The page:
Chart of the Week: How To Benefit From AI on Advisors' Minds

I’m smart enough to know that artificial intelligence (AI) is on the minds of many advisors. Not only are they considering ETFs that leverage AI to make security selections, they are also considering how to invest in companies that benefit from the long-term trend.  

In May, VettaFi hosted a webcast with KraneShares about electric vehicles. In addition to providing education about the investment trend, we asked the audience of advisors some questions. We learned that more respondents were focused on investing in the AI theme (69%) than electric vehicles or healthcare technology (44% each), robotics (41%), or clean energy (38%).


AI Impacts Many Sectors  

Some believe the advent of AI could disrupt every organization, industry, and aspect of our lives. When advisors think about AI investing, they likely focus on Alphabet, Apple, Meta Platforms, Microsoft, and NVIDIA dominating the space. However, many other companies are connected to AI. For example, in healthcare, digital imaging technology powered by AI can detect cancer better than a trained physician. In agriculture, some farmers are relying on deep learning techniques to improve crop yields. Smart sensors and appliances in the home allow users to order everything from groceries to movies with the touch of a button.  

Though AI is gaining traction as an investment theme, demand remains relatively limited for focused ETFs. Let’s look at some thematic ETFs and what they own. 

The Global X Artificial Intelligence & Technology ETF (AIQ) has $200 million in assets. The bulk is invested in information technology stocks (61% of assets). However, the fund has large stakes in communications services (15%), industrials (12%), and consumer discretionary (11%) securities as well. Meta, Micosoft, NVIDIA, Salesforce, and Tesla were recently the five largest positions. AIQ charges a 0.68% fee and rose in value by 19% in the one-year period ended May 26.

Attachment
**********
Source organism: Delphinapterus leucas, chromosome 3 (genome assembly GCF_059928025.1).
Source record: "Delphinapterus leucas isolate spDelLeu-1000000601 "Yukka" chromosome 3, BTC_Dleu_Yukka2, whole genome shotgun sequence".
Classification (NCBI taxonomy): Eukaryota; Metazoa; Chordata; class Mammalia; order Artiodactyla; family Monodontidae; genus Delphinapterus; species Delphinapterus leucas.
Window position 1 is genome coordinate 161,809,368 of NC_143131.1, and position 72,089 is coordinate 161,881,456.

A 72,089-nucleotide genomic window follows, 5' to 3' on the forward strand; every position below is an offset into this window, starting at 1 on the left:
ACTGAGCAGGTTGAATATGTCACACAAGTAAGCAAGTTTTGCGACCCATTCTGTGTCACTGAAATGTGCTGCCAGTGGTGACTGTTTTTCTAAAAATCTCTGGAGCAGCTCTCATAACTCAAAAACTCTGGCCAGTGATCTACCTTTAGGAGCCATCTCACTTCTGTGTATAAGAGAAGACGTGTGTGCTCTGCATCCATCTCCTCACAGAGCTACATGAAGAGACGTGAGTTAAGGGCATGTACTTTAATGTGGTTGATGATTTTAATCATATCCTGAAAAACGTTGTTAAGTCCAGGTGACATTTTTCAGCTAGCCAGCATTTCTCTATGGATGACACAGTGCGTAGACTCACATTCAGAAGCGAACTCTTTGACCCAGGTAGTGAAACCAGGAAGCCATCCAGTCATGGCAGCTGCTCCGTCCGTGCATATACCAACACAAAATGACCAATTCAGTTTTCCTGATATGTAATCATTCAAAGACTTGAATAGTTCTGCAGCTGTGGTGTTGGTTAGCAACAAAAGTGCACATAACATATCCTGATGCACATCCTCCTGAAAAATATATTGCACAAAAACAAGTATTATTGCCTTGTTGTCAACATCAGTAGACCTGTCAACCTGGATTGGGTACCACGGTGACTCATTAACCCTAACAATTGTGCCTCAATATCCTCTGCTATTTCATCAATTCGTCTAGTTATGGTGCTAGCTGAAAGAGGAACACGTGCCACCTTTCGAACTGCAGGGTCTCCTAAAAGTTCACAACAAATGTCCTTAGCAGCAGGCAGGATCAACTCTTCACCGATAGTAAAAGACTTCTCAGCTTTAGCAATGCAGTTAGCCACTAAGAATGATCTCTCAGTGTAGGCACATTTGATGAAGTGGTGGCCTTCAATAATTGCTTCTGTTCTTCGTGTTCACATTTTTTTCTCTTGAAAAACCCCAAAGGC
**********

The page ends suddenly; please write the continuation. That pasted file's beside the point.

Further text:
Key Stats of Select AI ETFs

What’s Inside THNQ Is Worth Thinking About 

The ROBO Global Artificial Intelligence ETF (THNQ) has $30 million in assets. THNQ has even more invested in information technology stocks (71%), but it also has consumer discretionary (11%) and communication services (6.3%) stakes. From a sector perspective, the bigger difference between AIQ and THNQ is the latter’s large 5.9% stake in healthcare companies, like Illumina, and its minimal exposure to industrials (3.2%). Alphabet,, Microsoft, NVIDIA, and Shopify were its top recent positions. THNQ also has a 0.68% expense ratio and climbed 18% in the past year.    

The WisdomTree Artificial Intelligence and Innovation Fund (WTAI) manages $25 million in assets. WTAI has the biggest stakes in the information technology sector (80% of assets) with consumer discretionary (6.6%) as the next largest sector. Advanced Micro Devices, Meta, NVIDIA, ST Microelectronics, and Synopsys were WTAI’s biggest recent stakes. The WisdomTree ETF has the lowest expense ratio of the trio at 0.45%, but was up only 4.7% in the past year. 

There are also other ETFs, such as the First Trust Nasdaq Artificial Intelligence & Robotics ETF (ROBT) and the iShares Robotics and Artificial Intelligence ETF (IRBO), that are partially connected to the AI theme as well as robotics.  

To help advisors, VettaFi is hosting a webcast next week on AI investing, moderated by my financial futurist colleague Dave Nadig. Please register to attend.  

For more news, information, and analysis, visit the Disruptive Technology Channel.